Neither of those points mean every marriage is sustainable. Neither means that every marriage is going to succeed. But both those points are true, and because they are true there is an important need to prepare people and support people to succeed in marriage. And there is no better measure of success in marriage than along those two enumerated points.

    Divorce happens, and often is the best two people can do. But the divorce lives on because the child who is the embodiment of their relationship lives on. And every divorce couple I know seems to learn very quickly that equality, fairness, and justice is impossible in divorce. That makes sense, only in marriage, only in true integration of both the man and woman, can true equality be achieved. Anything outside of that, well best of luck — your going to need it. And I say that sincerely, divorce is sometimes needed and it is hard. And some of it is even impossible, and so my empathy goes out to each and every one of them.

    A third tenet has also been instrumental in keeping my wife and I together, in fact. And that is…

    3) We’ll only fight more, and it will be more expensive and time consuming, if we separate and divorce.

    That is just the converse of what was mentioned already, that the integration of marriage and its demand for love and tolerance is the only way that equality, justice, and fairness can be achieved. But to a poor couple like my wife and I, it is a sober reminder that divorce is not the path to justice we may think it is at the time.

    So really, if we define marriage equality as the equal recognition of the rights and responsibilities of the man, woman, and child they potentially have together, we find the heart of what harm neutering marriage and re-defining marriage equality can do. It can lead many more couples astray of finding true marriage equality between them.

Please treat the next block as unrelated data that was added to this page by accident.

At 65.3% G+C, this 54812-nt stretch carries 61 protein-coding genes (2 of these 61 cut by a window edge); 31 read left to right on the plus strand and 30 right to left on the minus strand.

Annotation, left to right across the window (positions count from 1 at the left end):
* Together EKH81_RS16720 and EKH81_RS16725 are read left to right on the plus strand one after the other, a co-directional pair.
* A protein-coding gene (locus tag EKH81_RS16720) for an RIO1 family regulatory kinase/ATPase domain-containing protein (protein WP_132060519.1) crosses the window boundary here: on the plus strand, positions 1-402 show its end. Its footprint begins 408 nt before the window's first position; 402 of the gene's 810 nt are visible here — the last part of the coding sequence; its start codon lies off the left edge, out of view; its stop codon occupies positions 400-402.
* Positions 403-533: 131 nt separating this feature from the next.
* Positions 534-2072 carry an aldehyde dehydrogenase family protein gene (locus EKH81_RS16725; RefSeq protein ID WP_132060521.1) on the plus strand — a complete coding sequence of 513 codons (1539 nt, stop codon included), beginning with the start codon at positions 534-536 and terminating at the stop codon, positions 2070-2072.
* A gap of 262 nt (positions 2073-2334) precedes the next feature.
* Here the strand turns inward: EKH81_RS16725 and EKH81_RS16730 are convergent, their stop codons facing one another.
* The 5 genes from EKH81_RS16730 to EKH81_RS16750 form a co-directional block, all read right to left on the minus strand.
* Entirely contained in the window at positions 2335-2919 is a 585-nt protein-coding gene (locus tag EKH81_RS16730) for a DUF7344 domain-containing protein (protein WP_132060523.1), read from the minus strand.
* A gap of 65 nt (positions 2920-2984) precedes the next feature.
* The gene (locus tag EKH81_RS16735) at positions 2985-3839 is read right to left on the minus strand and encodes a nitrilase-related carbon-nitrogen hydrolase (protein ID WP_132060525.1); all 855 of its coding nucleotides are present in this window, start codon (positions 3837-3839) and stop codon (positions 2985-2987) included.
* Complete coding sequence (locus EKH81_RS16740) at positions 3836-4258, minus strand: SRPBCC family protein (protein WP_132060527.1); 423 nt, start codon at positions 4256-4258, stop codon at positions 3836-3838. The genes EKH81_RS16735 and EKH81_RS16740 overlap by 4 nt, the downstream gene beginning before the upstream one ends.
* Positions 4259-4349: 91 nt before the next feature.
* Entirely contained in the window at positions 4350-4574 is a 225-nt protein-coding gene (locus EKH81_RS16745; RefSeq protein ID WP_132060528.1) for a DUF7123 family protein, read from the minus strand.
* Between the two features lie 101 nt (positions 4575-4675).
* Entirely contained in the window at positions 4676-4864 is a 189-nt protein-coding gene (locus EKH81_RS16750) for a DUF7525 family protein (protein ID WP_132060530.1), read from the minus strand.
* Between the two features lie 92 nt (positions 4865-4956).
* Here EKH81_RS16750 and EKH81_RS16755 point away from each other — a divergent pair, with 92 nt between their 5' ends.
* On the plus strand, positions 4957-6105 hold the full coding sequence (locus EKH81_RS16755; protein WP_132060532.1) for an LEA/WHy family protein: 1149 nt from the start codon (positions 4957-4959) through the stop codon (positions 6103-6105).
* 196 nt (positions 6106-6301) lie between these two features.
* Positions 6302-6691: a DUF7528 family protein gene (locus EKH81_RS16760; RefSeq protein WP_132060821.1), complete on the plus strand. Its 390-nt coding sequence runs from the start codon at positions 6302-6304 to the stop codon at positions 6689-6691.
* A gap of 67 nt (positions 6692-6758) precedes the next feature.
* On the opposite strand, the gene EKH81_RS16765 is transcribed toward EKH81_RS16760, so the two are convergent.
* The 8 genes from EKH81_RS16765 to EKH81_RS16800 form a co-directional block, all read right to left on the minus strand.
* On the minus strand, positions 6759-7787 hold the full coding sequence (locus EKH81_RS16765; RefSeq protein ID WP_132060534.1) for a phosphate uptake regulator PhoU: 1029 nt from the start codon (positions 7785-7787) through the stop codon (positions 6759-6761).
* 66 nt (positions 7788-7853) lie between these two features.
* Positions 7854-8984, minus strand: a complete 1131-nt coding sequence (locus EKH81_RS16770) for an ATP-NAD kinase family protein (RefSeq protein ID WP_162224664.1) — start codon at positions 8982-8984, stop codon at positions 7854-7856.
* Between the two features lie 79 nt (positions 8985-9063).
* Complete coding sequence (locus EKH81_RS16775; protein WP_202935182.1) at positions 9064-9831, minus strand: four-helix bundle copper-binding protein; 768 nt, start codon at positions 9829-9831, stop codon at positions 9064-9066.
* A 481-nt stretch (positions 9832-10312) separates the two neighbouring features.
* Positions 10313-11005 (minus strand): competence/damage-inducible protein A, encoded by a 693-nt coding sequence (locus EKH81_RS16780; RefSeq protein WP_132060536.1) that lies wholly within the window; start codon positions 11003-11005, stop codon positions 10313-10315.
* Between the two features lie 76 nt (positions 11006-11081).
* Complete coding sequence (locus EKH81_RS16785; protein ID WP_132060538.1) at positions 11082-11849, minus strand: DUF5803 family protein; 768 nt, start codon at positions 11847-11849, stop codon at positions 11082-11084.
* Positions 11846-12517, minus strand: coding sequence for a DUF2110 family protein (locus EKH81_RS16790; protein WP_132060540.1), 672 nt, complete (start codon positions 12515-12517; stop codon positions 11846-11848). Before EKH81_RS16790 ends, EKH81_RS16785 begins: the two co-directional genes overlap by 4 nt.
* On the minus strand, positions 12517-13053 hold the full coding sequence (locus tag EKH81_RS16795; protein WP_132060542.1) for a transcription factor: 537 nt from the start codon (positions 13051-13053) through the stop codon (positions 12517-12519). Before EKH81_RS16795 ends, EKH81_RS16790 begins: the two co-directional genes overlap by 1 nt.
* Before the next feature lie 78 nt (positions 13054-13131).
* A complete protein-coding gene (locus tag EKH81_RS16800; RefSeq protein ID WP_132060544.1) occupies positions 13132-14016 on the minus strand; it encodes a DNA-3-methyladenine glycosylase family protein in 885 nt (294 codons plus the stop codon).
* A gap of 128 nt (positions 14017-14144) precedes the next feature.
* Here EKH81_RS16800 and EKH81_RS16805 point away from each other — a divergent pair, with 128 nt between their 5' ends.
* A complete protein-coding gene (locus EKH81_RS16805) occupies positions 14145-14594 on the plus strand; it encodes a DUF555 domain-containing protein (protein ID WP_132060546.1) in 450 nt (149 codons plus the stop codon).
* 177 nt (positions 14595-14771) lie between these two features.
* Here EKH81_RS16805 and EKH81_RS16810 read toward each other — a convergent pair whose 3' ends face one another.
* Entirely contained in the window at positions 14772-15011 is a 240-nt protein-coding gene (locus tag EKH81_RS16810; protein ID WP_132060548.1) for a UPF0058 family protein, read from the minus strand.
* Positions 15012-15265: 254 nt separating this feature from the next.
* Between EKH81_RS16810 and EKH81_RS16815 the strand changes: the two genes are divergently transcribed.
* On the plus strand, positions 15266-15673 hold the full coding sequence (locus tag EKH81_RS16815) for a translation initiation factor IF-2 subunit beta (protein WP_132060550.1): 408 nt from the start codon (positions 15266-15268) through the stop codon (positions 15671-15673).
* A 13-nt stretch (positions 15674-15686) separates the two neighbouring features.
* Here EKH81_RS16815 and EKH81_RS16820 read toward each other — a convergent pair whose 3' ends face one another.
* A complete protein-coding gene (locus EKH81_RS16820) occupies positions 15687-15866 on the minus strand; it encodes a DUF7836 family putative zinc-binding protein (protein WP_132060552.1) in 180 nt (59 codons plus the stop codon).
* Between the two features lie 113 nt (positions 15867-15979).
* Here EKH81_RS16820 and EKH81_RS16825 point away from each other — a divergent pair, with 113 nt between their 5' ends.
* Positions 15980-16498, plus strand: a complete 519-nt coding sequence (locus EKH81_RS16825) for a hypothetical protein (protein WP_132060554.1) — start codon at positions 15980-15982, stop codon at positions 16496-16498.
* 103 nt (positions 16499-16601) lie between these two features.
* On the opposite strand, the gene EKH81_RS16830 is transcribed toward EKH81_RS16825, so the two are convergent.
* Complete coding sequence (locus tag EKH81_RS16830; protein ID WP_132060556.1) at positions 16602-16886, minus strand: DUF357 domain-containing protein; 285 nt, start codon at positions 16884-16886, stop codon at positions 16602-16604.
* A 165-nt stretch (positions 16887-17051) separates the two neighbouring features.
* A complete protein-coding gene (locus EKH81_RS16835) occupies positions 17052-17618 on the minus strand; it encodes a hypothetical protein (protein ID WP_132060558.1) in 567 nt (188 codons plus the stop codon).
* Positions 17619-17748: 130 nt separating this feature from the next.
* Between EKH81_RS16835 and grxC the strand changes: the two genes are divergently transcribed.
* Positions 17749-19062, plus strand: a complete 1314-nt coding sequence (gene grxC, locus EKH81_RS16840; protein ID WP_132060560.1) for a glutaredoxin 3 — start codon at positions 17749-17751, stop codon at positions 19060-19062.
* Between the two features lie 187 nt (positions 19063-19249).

I’m firmly in the former camp because I have found that our marriage heals. Our relationship does right itself. There really is something to these principles that, if you rely on them, will help every marriage. Even when divorce happens, it will help explain why it is so rough, and hopefully help write the goals of a meaningful post-marriage relationship to help restore as much as can be done for the children. In fact, knowing what marriage is can even help people understand better when divorce is really the only option.

    Marriage is real, it is a human condition that exists and when we recognize it for what it is, benefits us and society. So it is even my life experiences, and not ignorant bliss, that puts me there.

    I know I am preaching from Sam Kinneson’s soap box. But isn’t the fact that he had risen to at least a small degree of joy from the freedom he did have from cocaine a credible endorsement of his attempt? Isn’t the fact that our marriage has succeeded and healed at least to having a fighting chance enough to warrant merit?

    I hope so, because in spite of Sam or me, freedom from cocaine is better than the price it costs for the high. And marriage is a real human condition in spite of whether or not mine or yours succeeds.

  4. Mr Evilwrench Says:

    On Lawn, I feel for ya, man. My wife was diagnosed with borderline personality. I remember when I picked up “Walking on Eggshells”, I read the back cover in the car. It listed the symptoms and I just broke down. She had them ALL. She was the poster child for that condition. Did you ever notice how it makes everyone else feel like there’s something wrong with them, rather than her?

    She did cheat on me as well, and with everything else, although we had a child, I was preparing to file for divorce. But death did us part, before I got that far. Not sure which would be worse, especially with a four year old, but in a way I’m glad I didn’t have to go through a divorce, especially from her.

    I’m glad you’re holding it together.

  5. On Lawn Says:

    Did you ever notice how it makes everyone else feel like there’s something wrong with them, rather than her?

    Yes. I could write volumes, but nothing more to the point than “yes”.

    I’m glad you’re holding it together.

    Thanks. I’m sorry for your loss.

  6. Xrlq Says: